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5.0 out of 5 starsI very much admired this book
Reviewed in the United States on June 30, 2020
The writing is sharp, the sex is sexy, and the story line is absolutely compelling. This is a roman noir in that Jim Thompson could have writtten. It's a book that loves Florida's heart of darkness in the way Charles Willeford or Elmore Leonard does. I like the explicitness with which the sex scenes are written, and frankly am a little surprised by some of the reviews here, even the positive ones, that apply the word "porn" to it. I think some readers may express shock that such a novel like this is written by a woman. But we ought to be able to see what Hendricks is going for in this book.
Purity generally carries the sense of cleanliness. That’s not the case in this book. If there’s any purity in Vicki Hendricks Miami Purity it is pure trash noir – and I mean that as a tremendous compliment. I found this book (like so many others) due to it being mentioned in a Ken Bruen novel (Bust, co-authored with Jason Starr). I read Miami Purity in one day, virtually in one sitting – it was that good.
Miami Purity is told from the first person POV of Sherri Parlay, a topless dancer who kills her abusive husband in the first paragraph of the book. In the second paragraph she is in jail, and by the third paragraph she is in the hospital, having been beaten within an inch of her life. Released from the hospital, she decides to clean up her act, to—in her words—“Really try to make myself a life, for the very first time. It was a big mistake.” And that big mistake plays out over the remainder of Miami Purity.
For Sherri Parlay, making herself a life means going to work at the local dry cleaners down the street from the bar she danced at. And there she meets Payne, the man destined to be the love of her life, and his overbearing mother, Brenda.
As this novel is set in the Noir tradition, you know things are not going to go well. Sherri’s tragic flaws are her love of drink and her poor taste in men—usually in that order. I’m not going to spoil the plot, but what ensues is reminiscent of The Postman Always Rings Twice but from a contemporary, female perspective. Vicki Hendricks proves herself to be a Noir master. She sets all the pieces in place with care, and once she starts knocking them down in her methodical manner, you cannot look away.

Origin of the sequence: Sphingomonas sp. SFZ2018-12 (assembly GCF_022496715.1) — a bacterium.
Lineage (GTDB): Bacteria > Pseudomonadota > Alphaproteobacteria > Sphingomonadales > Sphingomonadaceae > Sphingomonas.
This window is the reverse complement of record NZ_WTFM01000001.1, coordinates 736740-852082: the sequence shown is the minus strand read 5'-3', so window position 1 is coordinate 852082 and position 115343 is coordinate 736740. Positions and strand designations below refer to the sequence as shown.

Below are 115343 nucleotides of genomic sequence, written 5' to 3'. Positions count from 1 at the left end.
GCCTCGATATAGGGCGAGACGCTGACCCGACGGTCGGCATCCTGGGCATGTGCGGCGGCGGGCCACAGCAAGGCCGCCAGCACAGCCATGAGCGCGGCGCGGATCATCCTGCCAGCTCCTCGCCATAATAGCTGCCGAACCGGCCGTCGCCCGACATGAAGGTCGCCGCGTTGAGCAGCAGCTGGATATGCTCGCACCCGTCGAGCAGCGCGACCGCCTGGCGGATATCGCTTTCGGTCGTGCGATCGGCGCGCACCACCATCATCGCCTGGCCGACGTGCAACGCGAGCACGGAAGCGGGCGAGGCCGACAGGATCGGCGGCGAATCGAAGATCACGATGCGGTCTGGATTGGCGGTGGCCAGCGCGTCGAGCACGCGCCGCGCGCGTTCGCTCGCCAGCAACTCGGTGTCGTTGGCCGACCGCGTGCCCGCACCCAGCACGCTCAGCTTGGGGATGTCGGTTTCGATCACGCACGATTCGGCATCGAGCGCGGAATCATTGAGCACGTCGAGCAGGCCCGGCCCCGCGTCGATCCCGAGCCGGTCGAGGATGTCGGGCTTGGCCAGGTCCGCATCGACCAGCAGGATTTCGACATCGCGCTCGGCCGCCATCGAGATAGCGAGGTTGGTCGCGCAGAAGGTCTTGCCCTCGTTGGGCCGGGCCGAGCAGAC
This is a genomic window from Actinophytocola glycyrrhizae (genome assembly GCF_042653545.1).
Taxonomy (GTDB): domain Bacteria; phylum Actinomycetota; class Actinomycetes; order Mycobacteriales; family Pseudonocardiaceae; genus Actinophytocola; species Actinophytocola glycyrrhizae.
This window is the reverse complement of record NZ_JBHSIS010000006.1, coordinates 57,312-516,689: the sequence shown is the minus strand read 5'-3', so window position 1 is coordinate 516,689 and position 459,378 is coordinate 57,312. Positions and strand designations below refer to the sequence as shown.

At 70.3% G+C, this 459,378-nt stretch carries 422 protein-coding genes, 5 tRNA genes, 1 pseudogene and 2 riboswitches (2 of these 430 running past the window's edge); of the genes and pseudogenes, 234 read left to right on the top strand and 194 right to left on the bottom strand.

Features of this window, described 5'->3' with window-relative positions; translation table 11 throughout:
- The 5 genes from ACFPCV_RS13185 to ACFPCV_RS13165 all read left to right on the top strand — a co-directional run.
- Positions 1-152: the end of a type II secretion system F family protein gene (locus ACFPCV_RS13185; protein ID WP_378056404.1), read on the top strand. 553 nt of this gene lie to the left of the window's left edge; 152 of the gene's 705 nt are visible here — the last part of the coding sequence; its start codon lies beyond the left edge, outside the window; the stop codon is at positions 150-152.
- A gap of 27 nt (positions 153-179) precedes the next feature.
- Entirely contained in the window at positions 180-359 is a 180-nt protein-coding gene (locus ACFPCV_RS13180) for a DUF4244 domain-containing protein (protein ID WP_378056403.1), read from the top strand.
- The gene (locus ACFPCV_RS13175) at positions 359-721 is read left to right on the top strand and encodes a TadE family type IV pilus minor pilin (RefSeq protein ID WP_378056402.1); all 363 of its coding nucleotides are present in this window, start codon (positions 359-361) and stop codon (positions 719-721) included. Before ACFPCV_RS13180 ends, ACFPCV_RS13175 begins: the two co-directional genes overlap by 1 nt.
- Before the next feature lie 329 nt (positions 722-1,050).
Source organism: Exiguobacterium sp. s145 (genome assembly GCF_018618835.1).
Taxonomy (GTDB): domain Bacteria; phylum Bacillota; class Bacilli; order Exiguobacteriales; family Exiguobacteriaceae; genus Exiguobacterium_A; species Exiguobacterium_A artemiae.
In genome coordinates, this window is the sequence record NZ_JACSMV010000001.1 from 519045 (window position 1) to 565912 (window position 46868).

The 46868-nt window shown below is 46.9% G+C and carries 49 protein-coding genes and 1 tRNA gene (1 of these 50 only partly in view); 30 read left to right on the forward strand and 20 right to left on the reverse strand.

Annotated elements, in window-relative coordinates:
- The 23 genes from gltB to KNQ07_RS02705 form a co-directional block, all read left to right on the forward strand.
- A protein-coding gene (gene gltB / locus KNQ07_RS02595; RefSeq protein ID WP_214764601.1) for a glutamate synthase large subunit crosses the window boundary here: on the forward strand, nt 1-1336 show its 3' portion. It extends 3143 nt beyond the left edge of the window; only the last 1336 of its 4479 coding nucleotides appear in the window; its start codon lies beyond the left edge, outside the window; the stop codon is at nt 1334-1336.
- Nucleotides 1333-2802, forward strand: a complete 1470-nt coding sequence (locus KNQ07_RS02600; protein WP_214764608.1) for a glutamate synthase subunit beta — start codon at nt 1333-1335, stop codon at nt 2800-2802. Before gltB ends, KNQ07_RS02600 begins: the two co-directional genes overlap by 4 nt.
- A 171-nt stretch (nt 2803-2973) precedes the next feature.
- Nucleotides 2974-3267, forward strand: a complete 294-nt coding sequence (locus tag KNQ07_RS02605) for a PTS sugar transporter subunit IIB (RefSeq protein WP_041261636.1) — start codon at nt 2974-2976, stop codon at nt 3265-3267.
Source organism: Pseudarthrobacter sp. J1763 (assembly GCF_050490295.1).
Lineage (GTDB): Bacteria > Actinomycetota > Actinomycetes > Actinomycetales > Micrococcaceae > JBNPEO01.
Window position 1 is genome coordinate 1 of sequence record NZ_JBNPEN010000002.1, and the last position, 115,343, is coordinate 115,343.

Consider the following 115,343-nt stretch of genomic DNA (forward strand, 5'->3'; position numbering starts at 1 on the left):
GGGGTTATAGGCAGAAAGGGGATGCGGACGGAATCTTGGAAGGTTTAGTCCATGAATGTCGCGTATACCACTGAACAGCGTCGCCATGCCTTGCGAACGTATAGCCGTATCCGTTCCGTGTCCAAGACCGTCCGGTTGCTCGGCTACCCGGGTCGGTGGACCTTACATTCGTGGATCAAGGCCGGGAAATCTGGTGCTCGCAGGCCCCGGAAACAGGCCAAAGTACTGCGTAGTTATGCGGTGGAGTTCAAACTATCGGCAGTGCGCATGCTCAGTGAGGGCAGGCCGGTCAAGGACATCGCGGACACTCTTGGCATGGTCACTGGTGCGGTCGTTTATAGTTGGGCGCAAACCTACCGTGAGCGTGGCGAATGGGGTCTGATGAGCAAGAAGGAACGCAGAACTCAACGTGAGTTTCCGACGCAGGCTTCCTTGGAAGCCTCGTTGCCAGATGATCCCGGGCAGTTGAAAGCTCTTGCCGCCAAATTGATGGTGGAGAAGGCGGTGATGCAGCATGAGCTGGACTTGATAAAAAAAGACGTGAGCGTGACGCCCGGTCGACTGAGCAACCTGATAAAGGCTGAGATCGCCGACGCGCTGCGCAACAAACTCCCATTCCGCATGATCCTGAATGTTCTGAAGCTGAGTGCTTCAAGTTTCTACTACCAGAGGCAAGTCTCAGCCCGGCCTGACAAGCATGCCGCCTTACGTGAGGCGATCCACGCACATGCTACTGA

This novel was brilliantly written, thoroughly entertaining, and one that I cannot recommend highly enough. One bit of caution, Hendricks presents everything on the page. There are no cutaways when things get too graphic. Nothing occurs off stage. What goes on is explicit, but it is pure fun nonetheless. If you love Noir, this one is worth your attention.
5.0 out of 5 starsDark, Sexy, Uncontrollable, Passionate Noir
Reviewed in the United States on August 9, 2015
Can a woman write desperate thrilling painful noir without turning it into some allegedly cozy mystery? With Miami Purity, Hendricks wholeheartedly answers the question and gives us readers a modern noir that is filled with the spirit of Cain, Gil Brewer, and Willeford and the dime store tawdriness of Orrie Hitt.
At the heart of the novel is more than just a tragic woman caught in a downhill spiral of booze and uncontrollable lustful desires. Sherri is a broken person who is set to find a new life beyond the stripclubs and the abusive husband she got away with killing (that's all on page one). She is out to literally cleanse and purify her life with a job in a dry cleaners called Miami Purity where she falls head over heels for the boss's son, a pure Catholic boy, but also a twisted little mama's boy who wants to be punished. Sherri has no choice like any noir character. She is out of control and mad with desire.
Somehow Hendricks managed to create a novel that pays homage to noir's underpinnings and yet turn them upside down and put them through the spin cycle. What's great about the book is that it is steeped in dime store tawdriness as much as literary tradition.
Sherri Parlay just wants to turn her life around, hitting mid thirties she's had enough of taking her clothes off at a strip club for a living and wants something a little less risky and little more 9 to 5. That's how she ends up at Miami Purity, a family owned dry cleaning business headed up by a mother son combo. The son, Payne, in particular, is all the drive she needs to leave the life behind and start afresh and in no time at all she's up to her neck in garments, Payne and normalcy. Being a Vicki Hendricks novel this doesn't last as Sherri's other brain (not dissimilar to the one blokes have) leads her back to her former haunts and party girl ways. Somehow, Hendricks, makes accidental murder seem OK - as each body feel I thought to myself 'well sure I could see how easily that could happen' - the noir in this is that no murder is accident, and Sherri herself is cool, calm and calculated in the quest to achieve what she so desires. The Foreword by Ken Bruen and Afterword by Megan Abbott were nice editions and added a little something retrospectively to the think tank - 4 stars.
3.0 out of 5 starsI wanted to like this novel a lot more than I actually did
Reviewed in the United States on September 6, 2014
I wanted to like this novel a lot more than I actually did. I love dark crime fiction, but I was never able to truly connect with any of the characters. Sill, Hendricks is a fine writer, and the story she's telling here is worthwhile. It's twisted and dark, which I really love. Most readers seem to like it more than I did, so I would say give it a try. It just never quite caught fire for me, but I would still like to read other books by this author.